Sunny: Um, I play one of the flight attendants, and I’m pretty much on that plane the entire movie, so it’s pretty intense.

Did you participate in the reshoots?

Sunny: They did some more stuff recently I wasn’t involved in that, and I’m kind of thankful, actually, because most of it was to make it Rated R and [gear it to teens]. I was like, “Why didn’t they ask me to do reshoots? Did they cut me out?” Everybody always worries about that, even if they’re the lead.

Michael: Didn’t Adrian Brody get cut out of The Thin Red Line, like, a lot?

He was a lead, and then he was barely in it.

Sunny: I’ve heard stories, so I was nervous. But I’ve seen tons of pictures with me in them I’m like, “Hi, I’m in this movie!” (Laughter) But it is a huge cast: Juliana Margulies, Samuel L. Jackson, Rachel Blanchard… so many people. We’ve got some comedians in there, too. It’s funny, but terrifying, I think, and I’m just looking forward to it.

Is it really intense? Is it CG snakes or rubber snakes or—

Sunny: It’s both. There was a twenty-foot Burmese Python, and that’s really the only real snake I did a scene with. They made a copy of that, which is crazy. You couldn’t tell the difference. But a lot of it was CGI, and a lot of rubber snakes, too. And you think rubber snakes like the kind you get at the dollar mart, but these were like very real looking snakes. And then the real snakes there was a snake room with a snake wrangler, and we went in there all the time. I have a miniature pinscher, and I kept her in my trailer the whole time. If she got near that Burmese Python, you wouldn’t even see a dent. It’s that big. But it was intense because of that and the constant action. The airplane was on a gimbal, and it was a life-size replica inside a studio. It was a luxury plane with an upstairs first class with a bar.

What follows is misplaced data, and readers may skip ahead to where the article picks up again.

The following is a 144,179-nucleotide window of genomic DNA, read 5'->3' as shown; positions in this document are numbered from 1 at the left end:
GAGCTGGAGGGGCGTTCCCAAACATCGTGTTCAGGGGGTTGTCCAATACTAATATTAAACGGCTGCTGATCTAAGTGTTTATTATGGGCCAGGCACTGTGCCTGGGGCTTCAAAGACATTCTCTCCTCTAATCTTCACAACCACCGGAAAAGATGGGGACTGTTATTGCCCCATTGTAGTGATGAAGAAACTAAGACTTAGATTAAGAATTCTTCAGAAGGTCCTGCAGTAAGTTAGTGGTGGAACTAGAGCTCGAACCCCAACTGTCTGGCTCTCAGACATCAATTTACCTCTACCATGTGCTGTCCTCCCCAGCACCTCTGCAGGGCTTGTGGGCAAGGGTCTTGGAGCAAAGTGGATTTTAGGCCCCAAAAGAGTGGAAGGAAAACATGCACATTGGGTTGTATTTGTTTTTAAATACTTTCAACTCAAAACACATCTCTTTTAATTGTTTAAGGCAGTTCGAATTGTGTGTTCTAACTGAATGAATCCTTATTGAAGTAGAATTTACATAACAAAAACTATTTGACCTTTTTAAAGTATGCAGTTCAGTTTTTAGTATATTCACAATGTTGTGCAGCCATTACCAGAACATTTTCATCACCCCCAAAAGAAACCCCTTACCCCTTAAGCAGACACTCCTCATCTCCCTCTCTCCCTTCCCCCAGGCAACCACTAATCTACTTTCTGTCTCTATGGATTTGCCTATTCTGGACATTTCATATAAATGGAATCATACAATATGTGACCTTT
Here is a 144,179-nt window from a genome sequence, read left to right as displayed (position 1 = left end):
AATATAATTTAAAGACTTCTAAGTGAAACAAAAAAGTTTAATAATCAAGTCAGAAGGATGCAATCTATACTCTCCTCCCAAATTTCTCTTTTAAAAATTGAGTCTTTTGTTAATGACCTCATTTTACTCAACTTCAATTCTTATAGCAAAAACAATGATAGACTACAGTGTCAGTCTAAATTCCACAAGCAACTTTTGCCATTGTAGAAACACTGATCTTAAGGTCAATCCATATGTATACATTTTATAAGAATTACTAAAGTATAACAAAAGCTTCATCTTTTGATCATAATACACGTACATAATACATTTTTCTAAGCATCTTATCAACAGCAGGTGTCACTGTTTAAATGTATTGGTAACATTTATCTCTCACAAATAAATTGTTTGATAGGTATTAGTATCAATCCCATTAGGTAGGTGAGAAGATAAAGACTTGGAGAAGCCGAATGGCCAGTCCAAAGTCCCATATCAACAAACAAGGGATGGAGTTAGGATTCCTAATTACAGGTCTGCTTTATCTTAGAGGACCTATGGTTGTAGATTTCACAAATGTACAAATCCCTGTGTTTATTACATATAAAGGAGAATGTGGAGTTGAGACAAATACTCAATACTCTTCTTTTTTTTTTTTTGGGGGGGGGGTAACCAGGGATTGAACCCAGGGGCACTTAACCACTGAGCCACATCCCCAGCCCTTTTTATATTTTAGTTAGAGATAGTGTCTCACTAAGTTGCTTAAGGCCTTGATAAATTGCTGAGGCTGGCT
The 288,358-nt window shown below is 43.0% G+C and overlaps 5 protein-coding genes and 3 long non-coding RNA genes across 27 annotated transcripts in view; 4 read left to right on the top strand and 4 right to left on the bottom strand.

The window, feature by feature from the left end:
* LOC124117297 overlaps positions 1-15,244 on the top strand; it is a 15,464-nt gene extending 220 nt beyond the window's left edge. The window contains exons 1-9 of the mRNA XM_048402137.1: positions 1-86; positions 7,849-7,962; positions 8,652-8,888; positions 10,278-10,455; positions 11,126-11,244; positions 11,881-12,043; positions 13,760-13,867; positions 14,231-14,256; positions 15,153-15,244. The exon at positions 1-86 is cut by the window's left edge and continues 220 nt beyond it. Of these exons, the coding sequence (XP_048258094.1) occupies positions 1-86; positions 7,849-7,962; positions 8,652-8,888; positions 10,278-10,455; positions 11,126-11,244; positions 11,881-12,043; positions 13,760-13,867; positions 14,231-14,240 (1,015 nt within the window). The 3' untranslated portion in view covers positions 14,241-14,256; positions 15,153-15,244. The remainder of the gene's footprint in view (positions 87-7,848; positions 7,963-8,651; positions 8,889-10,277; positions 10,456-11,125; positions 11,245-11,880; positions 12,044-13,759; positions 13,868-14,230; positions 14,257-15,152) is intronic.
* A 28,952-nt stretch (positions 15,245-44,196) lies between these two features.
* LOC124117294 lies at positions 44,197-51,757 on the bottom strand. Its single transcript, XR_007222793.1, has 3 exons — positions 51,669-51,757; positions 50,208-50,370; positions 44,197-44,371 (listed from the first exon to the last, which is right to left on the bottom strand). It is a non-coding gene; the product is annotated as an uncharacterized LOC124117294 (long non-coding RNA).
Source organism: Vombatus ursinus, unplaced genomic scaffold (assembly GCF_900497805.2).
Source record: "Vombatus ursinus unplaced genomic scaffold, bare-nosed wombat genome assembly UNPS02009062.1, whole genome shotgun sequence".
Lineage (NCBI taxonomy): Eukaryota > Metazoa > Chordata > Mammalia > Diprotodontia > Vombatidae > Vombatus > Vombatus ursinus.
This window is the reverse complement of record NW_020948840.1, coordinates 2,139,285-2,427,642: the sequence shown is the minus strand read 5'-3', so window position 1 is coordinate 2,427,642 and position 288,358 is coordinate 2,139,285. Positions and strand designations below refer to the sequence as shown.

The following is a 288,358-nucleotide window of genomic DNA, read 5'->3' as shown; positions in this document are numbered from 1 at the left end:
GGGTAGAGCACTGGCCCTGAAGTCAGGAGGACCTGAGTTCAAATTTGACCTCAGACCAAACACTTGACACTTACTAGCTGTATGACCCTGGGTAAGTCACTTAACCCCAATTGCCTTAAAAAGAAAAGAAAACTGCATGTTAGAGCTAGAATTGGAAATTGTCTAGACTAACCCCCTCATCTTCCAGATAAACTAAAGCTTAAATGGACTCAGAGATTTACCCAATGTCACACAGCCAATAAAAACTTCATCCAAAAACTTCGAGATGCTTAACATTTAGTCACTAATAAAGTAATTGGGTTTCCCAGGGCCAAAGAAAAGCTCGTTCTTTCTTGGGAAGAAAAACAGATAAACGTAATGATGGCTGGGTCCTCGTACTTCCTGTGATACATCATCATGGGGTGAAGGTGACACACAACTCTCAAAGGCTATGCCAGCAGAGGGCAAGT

Michael: Executive Decision style.

Sunny: Yes. Like British Airways flying to London or something. And it was crazy, because that thing would shake and there would be smoke, and part of the plane got ripped out.

When you were shooting this, did you have any idea it would become some kind of internet phenomenon?

Sunny: We had no idea. (Laughing) We didn’t know. When I first read it, I was like, “Okay, Samuel Jackson is doing this, and it’s about snakes on an airplane.” And it’s pretty entertaining. I couldn’t stop reading it, and it was about snakes on an airplane. So, I was finally like, “Yeah, okay! What a nice way to spend the summer.” So, I went up to [Vancouver], and I saw all the other people, and we made it as best an experience could be. And the people working on it were very experienced, and, like, geniuses at action. David Ellis is the director, and he used to be a stunt coordinator. He was perfect for this. And he’s good for the actors, too. It just came together. I don’t know what people expect from this, but whatever it is, I think it’ll deliver that. (Laughter)

Did you have to pretend that there were snakes crawling on you, and they added it in later.

Sunny: I never had a snake actually on me, but pretty much everyone else did. I never had that exact experience. I had a snake crash down next to me on the floor. I screamed at fake snakes. Snakes got wrapped around my friend’s throat, but I never had an experience with a snake myself.

Michael: I can’t wait to see this. (Huge laughter)

Are you heroic in this film?

Sunny: I like to think I’m the heroine in this film, but it’s funny. I mean, as an actor, how do you put yourself in this position? When have I ever been that terrified?

Michael: I’ve never seen a snake in real life.

Sunny: But… what is your question?

(Laughing) Is your character heroic?

Sunny: Well, we play the flight attendants. There’s four of us. There’s not four at the end, but there’s four of us at the beginning.

And your name?

Sunny: My name is Tiffany. Yeah. We sort of have the task that, even though we’re females… the girls have the task of making sure that everyone is in there seat and sort of taking care of everyone.

Michael: Are the snakes trying to hijack the plane?

Sunny: No. You can’t ask questions like that.

You can, actually. And we did. While you’re waiting for August 18th to roll around, catch yourself some Sunny Mabrey in One Last Thing, which opens in limited release May 5th.

Latest News